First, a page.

If I’ve done everything I can, and maybe the patient either isn’t a candidate for brolucizumab-dbll or brolucizumab-dbll couldn’t get them dry, I begin to wonder whether an alternative diagnosis is a possibility and maybe we’re dealing with a pachychoroid spectrum disorder, such as central serous chorioretinopathy. Then, I do the so-called 2-week test: I inject them and bring them back in 2 weeks. If there’s no change, it’s unlikely the patient has VEGF-mediated disease, and I need to think about alternate diagnoses.
But if the patient does respond, and it’s just that the effect doesn’t last and I’ve ruled out PCV and other confounders, then I tolerate some fluid. The data seem to support that and suggest that good vision can be achieved despite persistent fluid,13-15 although, in most of those studies, the fluid was still being treated. I keep those patients under treatment so the exudation doesn’t get out of hand, but I don’t lose sleep that I couldn’t get them dry despite doing my best.
Dr Mehta: We have to differentiate between subretinal fluid and intraretinal fluid. Subretinal fluid is better tolerated by patients for longer periods of time; the VIEW 1 (Vascular Endothelial Growth Factor Trap-Eye: Investigation of Efficacy and Safety in Wet Age-Related Macular Degeneration; ClinicalTrials.gov Identifier: NCT00509795) and VIEW 2 (Vascular Endothelial Growth Factor Trap-Eye: Investigation of Efficacy and Safety in Wet Age-Related Macular Degeneration; ClinicalTrials.gov Identifier: NCT00637377) studies showed that for aflibercept.13,16-18 In reality, we have to do what is practical for the patient, and dosing every 4 weeks is not practical for most people.
Dr Mehta: If the patient has persistent fluid but they’re not losing vision, we’re not losing ground, and the practicality of increasing treatment frequency needs to be considered.
Based on your experience, is there still a role for laser and PDT in AMD?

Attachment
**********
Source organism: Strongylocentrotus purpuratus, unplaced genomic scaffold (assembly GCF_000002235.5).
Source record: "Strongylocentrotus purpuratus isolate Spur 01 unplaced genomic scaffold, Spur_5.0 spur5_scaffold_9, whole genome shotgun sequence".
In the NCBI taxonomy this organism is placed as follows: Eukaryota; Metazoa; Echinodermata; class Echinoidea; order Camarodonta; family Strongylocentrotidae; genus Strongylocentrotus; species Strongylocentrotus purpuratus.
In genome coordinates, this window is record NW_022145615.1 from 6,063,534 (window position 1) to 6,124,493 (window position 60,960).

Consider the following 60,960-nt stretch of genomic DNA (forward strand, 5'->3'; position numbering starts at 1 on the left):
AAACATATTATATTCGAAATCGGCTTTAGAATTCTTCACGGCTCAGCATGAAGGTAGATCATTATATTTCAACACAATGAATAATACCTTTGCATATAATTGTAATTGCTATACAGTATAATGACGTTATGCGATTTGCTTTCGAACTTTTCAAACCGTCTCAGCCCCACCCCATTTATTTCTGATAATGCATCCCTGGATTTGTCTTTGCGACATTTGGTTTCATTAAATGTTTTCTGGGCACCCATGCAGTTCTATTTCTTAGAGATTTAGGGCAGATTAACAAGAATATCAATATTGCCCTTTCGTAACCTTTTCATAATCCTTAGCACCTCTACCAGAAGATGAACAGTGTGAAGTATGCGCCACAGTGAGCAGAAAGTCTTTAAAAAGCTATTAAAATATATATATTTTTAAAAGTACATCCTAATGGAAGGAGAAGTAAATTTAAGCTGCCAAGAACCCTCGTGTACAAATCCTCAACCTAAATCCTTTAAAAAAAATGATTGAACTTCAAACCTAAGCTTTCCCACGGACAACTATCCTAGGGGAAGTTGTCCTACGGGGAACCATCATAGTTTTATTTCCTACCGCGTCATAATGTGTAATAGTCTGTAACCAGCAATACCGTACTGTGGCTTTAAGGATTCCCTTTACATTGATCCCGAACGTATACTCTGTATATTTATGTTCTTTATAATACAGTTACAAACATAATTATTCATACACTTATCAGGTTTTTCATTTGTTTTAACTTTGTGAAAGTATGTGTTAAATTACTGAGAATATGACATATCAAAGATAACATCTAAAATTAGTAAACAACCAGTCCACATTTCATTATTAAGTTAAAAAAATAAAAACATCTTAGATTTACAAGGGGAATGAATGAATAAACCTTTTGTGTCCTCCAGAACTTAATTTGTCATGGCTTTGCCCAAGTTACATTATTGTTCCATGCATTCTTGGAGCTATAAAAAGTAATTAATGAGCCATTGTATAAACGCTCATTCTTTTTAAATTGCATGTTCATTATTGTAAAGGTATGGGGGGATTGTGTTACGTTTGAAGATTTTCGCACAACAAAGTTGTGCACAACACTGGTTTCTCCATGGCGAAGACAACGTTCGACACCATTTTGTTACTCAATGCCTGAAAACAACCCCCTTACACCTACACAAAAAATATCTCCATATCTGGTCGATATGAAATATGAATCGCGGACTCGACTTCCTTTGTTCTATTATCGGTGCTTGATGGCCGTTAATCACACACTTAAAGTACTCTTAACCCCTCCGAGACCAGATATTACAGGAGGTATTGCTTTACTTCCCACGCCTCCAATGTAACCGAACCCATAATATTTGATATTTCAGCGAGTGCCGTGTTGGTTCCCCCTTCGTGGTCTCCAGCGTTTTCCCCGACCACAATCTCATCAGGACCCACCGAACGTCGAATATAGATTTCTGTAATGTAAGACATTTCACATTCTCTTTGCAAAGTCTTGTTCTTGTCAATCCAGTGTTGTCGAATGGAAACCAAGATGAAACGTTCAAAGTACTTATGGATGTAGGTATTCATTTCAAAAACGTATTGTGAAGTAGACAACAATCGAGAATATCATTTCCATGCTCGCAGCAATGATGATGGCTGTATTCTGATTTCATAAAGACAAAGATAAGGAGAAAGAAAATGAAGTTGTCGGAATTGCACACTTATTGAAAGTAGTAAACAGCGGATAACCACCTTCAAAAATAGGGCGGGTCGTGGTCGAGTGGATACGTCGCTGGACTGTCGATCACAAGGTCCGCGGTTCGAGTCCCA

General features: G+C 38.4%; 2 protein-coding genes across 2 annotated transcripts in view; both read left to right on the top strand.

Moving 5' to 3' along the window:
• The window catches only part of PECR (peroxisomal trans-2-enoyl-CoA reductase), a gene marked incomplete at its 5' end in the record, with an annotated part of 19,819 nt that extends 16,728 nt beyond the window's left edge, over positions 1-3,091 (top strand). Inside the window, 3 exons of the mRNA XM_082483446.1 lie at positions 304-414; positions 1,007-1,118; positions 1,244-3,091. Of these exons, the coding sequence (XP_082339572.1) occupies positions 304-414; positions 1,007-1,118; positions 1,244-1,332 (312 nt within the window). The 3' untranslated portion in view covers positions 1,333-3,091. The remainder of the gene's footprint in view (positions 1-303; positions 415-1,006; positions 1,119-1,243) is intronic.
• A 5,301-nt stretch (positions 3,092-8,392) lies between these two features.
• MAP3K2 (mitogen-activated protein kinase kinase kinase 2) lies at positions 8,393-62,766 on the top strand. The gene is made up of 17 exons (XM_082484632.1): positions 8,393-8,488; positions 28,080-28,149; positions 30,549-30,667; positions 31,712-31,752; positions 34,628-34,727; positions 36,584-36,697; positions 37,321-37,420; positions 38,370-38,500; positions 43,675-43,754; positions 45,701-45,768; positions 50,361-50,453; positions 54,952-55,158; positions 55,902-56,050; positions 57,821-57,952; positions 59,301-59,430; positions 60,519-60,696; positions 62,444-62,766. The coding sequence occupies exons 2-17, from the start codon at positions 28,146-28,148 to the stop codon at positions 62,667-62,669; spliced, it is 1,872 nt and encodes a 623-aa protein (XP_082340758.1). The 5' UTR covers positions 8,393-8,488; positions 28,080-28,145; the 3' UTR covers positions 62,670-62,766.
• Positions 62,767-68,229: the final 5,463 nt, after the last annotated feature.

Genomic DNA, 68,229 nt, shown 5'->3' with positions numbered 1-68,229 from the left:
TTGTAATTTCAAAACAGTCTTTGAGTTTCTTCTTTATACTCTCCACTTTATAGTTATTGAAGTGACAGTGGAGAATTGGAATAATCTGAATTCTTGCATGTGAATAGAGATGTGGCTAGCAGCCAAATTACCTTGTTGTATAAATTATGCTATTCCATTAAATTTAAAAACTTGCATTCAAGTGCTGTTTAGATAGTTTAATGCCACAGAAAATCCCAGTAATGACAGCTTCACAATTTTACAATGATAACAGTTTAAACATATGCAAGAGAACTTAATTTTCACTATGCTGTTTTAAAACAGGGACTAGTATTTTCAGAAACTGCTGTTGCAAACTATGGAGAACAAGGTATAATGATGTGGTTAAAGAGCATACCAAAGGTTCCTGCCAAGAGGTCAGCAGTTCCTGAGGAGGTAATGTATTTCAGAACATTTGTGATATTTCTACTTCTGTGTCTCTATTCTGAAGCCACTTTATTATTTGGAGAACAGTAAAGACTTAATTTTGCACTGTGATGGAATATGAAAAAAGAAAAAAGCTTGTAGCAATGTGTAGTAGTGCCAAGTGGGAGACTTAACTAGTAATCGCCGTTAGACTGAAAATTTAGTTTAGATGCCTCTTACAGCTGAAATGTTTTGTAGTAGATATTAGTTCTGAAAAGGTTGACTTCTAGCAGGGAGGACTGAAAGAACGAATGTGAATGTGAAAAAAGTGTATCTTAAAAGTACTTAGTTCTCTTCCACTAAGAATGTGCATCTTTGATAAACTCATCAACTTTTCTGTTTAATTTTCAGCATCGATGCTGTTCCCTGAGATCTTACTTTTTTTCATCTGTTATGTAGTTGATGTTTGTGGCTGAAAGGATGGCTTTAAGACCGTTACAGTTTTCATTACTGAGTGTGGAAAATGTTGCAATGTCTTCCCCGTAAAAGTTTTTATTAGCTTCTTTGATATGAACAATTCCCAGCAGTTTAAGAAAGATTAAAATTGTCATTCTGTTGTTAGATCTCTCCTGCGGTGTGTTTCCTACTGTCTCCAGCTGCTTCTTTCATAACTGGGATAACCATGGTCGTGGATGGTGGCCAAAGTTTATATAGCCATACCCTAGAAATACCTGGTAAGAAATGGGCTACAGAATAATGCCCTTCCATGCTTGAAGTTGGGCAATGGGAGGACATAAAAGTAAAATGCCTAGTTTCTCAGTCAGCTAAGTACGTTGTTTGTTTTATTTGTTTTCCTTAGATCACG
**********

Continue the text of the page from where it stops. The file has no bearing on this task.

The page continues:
Dr Mehta: There is still a role for PDT in some cases; PCV is a variant of AMD that responds well to PDT. Sometimes, increasing the dose of the medication works, too, and I’ve injected 0.1 mL of ranibizumab or aflibercept. If the source of leakage is not actually in the macula, a thermal laser can be an option.
Dr Sadda:It is difficult to find patients who are amenable to laser. My practice is heavy in AMD, and I haven’t used a thermal laser in a couple of years. Most lesions are either subfoveal or close to the fovea. If a lesion is quite a distance away from the fovea, laser can be a great solution, because you have at least a 50% chance that the patient isn’t going to get another problem — at least not in the next 5 years.19
What are your thoughts on some of the newer compounds designed to reduce treatment burden by having a longer duration of action?
Dr Sadda: These are exciting developments. First, the Port Delivery System with ranibizumab (PDS, Genentech) is definitely exciting, but because the implant involves a surgical procedure, there is some risk.
Second, the bispecific treatment era and the potential value of faricimab (Genentech) will be interesting to watch.
My hope for brolucizumab-dbll is that we’ll get further information on predicting who might have severe inflammation. Frankly, that’s the agent I’d likely be using in the first line if it had the same adverse effect profile as some of the other agents.
Other potential exciting developments include gene therapy, although I would like to be able to “turn it off.” There is some concern, if you continue to suppress VEGF in the absence of needing to suppress it, whether you can promote further atrophy and other unintended off-target effects.
Dr Mehta: If we can determine what causes these adverse effects and who is more likely to be at risk, a lot of specialists would be more comfortable using brolucizumab-dbll or abicipar pegol.
An implantable system like PDS is attractive to a lot of patients, especially those who travel far for injections. But we’ll need to ensure that there is local support in case there are problems with PDS. That will be a concern with any of these longer duration-of-action treatments. What we found when the COVID-19 pandemic was in an earlier phase was that some patients were afraid to come to the office; missing appointments and injections meant that they lost vision.
The trillion-dollar question remains: Can science figure out what causes these issues and prevent the problem from occurring altogether? That’s what we’re hoping gene therapy might do.
This program was edited for clarity and length.
SriniVas Sadda, MD, reported affiliations with Amgen, Inc., Allergan Plc., Novartis International AG, Roche Holding AG, Bayer AG, Regeneron Pharmaceuticals, Inc., Apellis Pharmaceuticals, Inc., 4d Molecular Therapeutics, LLC., Merck & Co., Inc., and Oxurion, Inc. Mitul Mehta, MD, reported affiliations with Allergan Plc., Novartis International AG, DORC Holding B.V., and Carl Zeiss AG.
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Reviewed November 2020